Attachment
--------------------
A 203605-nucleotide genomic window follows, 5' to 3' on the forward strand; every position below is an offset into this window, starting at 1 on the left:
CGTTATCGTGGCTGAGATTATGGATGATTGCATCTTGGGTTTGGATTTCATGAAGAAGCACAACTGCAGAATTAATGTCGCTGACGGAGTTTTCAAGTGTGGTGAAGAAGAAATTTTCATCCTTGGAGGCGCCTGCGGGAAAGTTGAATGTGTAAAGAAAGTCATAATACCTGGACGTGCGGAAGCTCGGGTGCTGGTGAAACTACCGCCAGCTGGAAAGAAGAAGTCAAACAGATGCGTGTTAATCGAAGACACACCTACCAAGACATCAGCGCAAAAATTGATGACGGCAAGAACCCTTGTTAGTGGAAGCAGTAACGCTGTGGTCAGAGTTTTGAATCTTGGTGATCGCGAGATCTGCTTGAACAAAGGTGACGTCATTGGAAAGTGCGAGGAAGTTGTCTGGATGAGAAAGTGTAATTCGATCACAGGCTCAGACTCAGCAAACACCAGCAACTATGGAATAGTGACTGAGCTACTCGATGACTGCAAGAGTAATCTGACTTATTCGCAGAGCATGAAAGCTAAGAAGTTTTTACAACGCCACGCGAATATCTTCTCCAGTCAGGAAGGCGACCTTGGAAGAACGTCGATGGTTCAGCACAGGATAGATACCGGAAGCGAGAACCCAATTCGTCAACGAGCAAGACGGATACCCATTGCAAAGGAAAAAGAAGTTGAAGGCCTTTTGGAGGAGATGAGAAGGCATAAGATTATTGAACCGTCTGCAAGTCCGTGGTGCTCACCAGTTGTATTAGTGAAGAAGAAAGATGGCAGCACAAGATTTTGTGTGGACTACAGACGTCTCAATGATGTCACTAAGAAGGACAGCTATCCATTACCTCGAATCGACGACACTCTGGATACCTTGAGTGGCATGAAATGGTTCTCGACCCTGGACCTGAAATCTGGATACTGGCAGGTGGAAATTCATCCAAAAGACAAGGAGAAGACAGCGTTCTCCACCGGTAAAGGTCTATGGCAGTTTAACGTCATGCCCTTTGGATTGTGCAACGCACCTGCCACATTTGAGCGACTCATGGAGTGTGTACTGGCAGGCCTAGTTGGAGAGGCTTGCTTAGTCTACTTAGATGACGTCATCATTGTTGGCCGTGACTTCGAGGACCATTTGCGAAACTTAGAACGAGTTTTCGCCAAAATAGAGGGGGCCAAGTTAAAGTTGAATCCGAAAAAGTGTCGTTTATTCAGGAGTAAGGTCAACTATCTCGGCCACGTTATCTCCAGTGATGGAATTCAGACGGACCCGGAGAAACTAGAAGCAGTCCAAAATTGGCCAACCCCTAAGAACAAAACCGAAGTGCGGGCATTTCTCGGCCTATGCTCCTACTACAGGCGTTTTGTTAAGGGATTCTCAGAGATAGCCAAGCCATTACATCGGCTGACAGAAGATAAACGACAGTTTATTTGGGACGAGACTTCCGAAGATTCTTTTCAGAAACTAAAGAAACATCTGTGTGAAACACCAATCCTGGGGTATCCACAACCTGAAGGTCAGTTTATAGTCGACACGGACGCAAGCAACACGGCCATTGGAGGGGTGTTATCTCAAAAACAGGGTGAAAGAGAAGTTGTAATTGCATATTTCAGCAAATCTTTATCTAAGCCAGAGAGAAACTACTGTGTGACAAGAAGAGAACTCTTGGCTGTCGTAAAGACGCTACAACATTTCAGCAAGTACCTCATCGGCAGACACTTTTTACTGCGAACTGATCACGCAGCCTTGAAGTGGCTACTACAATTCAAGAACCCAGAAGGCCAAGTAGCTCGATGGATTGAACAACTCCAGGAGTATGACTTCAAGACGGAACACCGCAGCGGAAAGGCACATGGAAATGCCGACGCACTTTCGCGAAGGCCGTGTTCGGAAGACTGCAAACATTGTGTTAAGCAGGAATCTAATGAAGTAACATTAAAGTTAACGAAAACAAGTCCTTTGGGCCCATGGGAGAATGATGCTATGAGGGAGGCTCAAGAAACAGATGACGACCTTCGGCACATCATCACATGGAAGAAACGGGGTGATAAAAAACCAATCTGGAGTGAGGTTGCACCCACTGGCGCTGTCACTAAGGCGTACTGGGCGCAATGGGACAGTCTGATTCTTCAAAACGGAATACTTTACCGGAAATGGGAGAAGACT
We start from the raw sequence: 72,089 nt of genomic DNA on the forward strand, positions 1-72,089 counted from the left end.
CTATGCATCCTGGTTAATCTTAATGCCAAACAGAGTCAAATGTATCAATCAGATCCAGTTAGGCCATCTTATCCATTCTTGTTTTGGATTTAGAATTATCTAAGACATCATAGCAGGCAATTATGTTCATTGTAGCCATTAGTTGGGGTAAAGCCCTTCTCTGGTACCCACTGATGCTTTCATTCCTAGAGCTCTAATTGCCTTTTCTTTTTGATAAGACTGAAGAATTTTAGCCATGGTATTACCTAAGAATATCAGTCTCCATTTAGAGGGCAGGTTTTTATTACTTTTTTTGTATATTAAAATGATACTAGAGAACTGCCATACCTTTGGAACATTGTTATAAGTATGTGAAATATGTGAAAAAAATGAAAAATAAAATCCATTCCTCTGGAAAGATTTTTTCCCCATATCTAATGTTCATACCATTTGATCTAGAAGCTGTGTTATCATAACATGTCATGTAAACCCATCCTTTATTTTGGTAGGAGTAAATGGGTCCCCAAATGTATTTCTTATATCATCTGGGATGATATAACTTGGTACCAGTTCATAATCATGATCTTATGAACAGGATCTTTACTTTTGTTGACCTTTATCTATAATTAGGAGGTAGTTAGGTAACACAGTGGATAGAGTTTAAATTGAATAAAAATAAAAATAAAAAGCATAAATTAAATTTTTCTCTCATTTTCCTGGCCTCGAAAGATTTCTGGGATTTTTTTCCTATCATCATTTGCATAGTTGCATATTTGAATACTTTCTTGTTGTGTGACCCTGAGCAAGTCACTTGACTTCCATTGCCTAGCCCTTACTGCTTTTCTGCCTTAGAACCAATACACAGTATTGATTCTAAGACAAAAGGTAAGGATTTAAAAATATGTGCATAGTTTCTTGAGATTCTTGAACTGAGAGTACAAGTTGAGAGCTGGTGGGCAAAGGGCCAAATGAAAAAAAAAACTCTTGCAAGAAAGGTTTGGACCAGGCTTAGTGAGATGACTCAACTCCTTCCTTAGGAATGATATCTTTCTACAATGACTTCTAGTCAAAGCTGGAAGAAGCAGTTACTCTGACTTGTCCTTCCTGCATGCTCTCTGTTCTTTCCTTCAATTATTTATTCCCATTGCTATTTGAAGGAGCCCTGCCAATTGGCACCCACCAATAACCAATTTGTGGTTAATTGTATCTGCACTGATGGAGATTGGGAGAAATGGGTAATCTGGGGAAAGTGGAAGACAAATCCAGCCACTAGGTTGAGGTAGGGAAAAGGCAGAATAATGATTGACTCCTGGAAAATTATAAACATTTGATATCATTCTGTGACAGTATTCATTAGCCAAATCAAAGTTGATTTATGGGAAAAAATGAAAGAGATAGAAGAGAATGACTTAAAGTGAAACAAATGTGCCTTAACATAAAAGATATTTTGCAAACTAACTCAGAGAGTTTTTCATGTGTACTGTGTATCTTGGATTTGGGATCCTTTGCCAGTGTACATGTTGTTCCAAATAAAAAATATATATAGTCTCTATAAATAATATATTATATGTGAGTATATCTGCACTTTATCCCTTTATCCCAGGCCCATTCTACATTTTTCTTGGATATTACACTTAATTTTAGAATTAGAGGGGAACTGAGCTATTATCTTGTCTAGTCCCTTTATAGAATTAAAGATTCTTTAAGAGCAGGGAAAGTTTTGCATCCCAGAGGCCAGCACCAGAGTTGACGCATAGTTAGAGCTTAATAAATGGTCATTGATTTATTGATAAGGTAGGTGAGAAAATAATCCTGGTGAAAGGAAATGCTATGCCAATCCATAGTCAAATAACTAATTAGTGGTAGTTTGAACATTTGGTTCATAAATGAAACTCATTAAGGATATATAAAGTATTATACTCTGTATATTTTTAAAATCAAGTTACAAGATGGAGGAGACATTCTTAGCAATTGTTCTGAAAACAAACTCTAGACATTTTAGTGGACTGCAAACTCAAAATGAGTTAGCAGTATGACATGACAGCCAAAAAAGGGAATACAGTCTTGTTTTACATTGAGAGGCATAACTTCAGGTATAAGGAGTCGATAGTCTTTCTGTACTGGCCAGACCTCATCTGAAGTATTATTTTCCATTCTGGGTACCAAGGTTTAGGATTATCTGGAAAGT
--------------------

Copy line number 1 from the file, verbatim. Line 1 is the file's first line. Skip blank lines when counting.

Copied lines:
A 203605-nucleotide genomic window follows, 5' to 3' on the forward strand; every position below is an offset into this window, starting at 1 on the left: